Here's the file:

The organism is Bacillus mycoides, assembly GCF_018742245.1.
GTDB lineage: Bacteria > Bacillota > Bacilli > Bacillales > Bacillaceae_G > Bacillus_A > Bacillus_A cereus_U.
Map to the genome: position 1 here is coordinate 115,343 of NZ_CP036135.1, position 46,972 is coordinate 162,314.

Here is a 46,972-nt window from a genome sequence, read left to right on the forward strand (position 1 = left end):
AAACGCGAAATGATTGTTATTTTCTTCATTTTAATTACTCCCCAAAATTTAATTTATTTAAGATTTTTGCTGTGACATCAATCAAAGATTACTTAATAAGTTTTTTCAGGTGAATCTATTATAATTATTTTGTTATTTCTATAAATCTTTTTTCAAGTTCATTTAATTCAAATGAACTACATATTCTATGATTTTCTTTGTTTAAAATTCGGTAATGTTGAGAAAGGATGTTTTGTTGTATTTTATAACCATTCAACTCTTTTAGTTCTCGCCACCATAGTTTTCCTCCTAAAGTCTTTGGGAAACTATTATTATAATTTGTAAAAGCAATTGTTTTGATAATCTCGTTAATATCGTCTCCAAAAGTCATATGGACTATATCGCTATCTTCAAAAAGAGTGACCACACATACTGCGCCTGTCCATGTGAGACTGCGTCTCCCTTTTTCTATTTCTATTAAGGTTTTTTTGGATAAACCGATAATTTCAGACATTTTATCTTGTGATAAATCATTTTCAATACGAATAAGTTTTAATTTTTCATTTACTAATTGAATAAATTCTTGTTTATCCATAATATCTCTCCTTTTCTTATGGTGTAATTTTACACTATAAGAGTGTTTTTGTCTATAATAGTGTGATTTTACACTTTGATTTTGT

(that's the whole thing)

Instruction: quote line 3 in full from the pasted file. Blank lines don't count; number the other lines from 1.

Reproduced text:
Map to the genome: position 1 here is coordinate 115,343 of NZ_CP036135.1, position 46,972 is coordinate 162,314.